ArrowArtboardCreated with Sketch.Title ChevronTitle ChevronEye IconIcon FacebookIcon LinkedinIcon Mail ContactPath LayerIcon MailPositive ArrowIcon PrintTitle ChevronIcon Twitter
Coronavirus

Amazon, Mercari remove overpriced masks, tissue from their sites

US retailer warns vendors not to use coronavirus spread to manipulate prices

Amazon Japan is removing overpriced masks and tissue paper from its site and suspending vendors who are profiteering from the coronavirus crisis. (Nikkei montage)

PALO ALTO, U.S./TOKYO -- Amazon and Mercari, a Japanese online retailer, are removing overpriced products such as tissue paper and surgical masks from their platforms to stop vendors profiteering from consumers' coronavirus fears.

"We are disappointed that bad actors are attempting to artificially raise prices on basic-need products during a global health crisis and, in line with our long-standing policy, have recently blocked or removed tens of thousands of offers," said Amazon Japan on Wednesday.

Amazon Japan said it was monitoring the situation, removing such products -- in line with similar moves by its U.S. headquarters -- and suspending vendors. It said that such vendors were violating pricing rules and warned that it would suspend vendors who manipulate prices by bulk-buying and then reselling at a high price.

As coronavirus spreads, masks, hand sanitizers and anti-bacterial wipes are becoming scare in the U.S., Japan and elsewhere. U.S. media had reported instances of masks being sold at five times their normal price.

An Amazon Japan spokesperson said, "We continue to actively monitor our store and remove offers that violate our policies."

Amazon forbids vendors from raising prices over a short time and to charge excessive shipping fees. The company said it has a monitoring system to enforce these rules, and when a violation is discovered, the product is removed and the vendor's selling rights suspended.

Mercari, one of Japan's top online marketplaces for secondhand goods, started removing overpriced products on Tuesday.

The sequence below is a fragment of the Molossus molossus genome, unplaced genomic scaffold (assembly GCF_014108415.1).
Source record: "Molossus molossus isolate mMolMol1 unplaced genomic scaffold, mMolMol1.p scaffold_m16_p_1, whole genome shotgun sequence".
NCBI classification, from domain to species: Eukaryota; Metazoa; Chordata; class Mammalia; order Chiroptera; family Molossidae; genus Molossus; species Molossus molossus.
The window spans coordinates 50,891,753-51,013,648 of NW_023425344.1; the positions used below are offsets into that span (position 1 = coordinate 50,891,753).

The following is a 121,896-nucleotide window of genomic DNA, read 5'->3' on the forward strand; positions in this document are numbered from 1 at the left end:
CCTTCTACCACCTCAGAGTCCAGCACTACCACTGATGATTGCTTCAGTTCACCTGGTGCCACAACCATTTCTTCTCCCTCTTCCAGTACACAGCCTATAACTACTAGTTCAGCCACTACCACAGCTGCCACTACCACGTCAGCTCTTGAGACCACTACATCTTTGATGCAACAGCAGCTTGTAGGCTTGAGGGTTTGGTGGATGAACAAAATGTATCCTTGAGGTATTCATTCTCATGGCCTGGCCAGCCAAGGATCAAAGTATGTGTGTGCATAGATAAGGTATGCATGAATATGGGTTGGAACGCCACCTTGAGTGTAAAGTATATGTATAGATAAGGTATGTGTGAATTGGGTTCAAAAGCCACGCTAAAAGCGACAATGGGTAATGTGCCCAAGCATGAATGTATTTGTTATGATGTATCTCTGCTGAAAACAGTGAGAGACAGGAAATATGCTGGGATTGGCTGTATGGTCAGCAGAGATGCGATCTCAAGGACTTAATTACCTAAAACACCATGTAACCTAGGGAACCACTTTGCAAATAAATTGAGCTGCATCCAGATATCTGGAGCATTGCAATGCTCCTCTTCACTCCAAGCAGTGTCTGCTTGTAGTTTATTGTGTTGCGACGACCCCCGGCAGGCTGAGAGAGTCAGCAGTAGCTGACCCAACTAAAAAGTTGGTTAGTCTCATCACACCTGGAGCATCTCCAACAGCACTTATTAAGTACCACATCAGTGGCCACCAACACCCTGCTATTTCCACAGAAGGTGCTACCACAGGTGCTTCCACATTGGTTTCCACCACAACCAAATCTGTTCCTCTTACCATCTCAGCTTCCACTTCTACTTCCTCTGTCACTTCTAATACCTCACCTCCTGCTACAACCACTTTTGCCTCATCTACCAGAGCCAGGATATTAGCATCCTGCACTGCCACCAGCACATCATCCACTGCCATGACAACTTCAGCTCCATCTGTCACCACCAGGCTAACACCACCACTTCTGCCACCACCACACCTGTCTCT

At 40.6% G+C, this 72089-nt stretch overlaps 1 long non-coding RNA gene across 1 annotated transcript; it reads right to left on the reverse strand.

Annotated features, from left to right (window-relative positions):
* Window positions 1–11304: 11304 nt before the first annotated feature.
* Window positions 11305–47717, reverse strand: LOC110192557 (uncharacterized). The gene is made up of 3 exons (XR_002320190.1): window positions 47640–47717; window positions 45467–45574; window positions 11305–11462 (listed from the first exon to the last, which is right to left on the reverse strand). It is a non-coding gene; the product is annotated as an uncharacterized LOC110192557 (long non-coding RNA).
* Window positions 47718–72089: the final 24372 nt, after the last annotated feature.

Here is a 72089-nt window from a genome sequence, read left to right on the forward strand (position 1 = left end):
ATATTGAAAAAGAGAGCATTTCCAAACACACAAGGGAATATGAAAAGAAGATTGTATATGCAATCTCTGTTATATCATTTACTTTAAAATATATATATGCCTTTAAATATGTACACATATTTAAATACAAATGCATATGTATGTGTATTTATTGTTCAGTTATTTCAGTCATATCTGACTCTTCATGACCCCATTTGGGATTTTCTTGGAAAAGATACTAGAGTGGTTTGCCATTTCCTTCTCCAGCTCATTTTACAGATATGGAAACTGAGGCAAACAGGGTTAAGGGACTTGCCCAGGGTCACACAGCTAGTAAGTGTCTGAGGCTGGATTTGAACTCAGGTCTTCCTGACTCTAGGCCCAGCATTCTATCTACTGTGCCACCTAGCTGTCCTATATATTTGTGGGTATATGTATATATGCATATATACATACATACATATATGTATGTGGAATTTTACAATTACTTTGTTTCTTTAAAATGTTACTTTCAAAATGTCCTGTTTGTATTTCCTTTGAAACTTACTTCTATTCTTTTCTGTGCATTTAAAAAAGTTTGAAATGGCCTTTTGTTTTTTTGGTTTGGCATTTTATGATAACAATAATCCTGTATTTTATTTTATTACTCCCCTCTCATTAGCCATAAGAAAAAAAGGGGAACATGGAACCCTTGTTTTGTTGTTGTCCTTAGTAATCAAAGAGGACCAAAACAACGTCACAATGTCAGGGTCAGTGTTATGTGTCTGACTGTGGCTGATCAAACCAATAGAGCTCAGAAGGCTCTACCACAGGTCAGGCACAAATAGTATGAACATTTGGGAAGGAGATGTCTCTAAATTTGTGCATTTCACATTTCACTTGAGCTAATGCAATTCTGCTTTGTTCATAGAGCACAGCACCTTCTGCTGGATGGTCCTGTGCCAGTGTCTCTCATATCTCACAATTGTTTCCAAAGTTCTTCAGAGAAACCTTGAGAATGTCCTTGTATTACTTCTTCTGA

A spokesperson said Mercari was using artificial intelligence and humans to monitor the site for price manipulation. The company said it would also suspend accounts that sell in bulk and warned vendors that repeat violations could result in selling restrictions.

Sponsored Content

About Sponsored Content This content was commissioned by Nikkei's Global Business Bureau.

You have {{numberArticlesLeft}} free article{{numberArticlesLeft-plural}} left this monthThis is your last free article this month

Stay ahead with our exclusives on Asia;
the most dynamic market in the world.

Stay ahead with our exclusives on Asia

Get trusted insights from experts within Asia itself.

Get trusted insights from experts
within Asia itself.

Try 1 month for $0.99

You have {{numberArticlesLeft}} free article{{numberArticlesLeft-plural}} left this month

This is your last free article this month

Stay ahead with our exclusives on Asia; the most
dynamic market in the world
.

Get trusted insights from experts
within Asia itself.

Try 3 months for $9

Offer ends October 31st

Your trial period has expired

You need a subscription to...

  • Read all stories with unlimited access
  • Use our mobile and tablet apps
See all offers and subscribe

Your full access to Nikkei Asia has expired

You need a subscription to:

  • Read all stories with unlimited access
  • Use our mobile and tablet apps
See all offers
NAR on print phone, device, and tablet media

Nikkei Asian Review, now known as Nikkei Asia, will be the voice of the Asian Century.

Celebrate our next chapter
Free access for everyone - Sep. 30

Find out more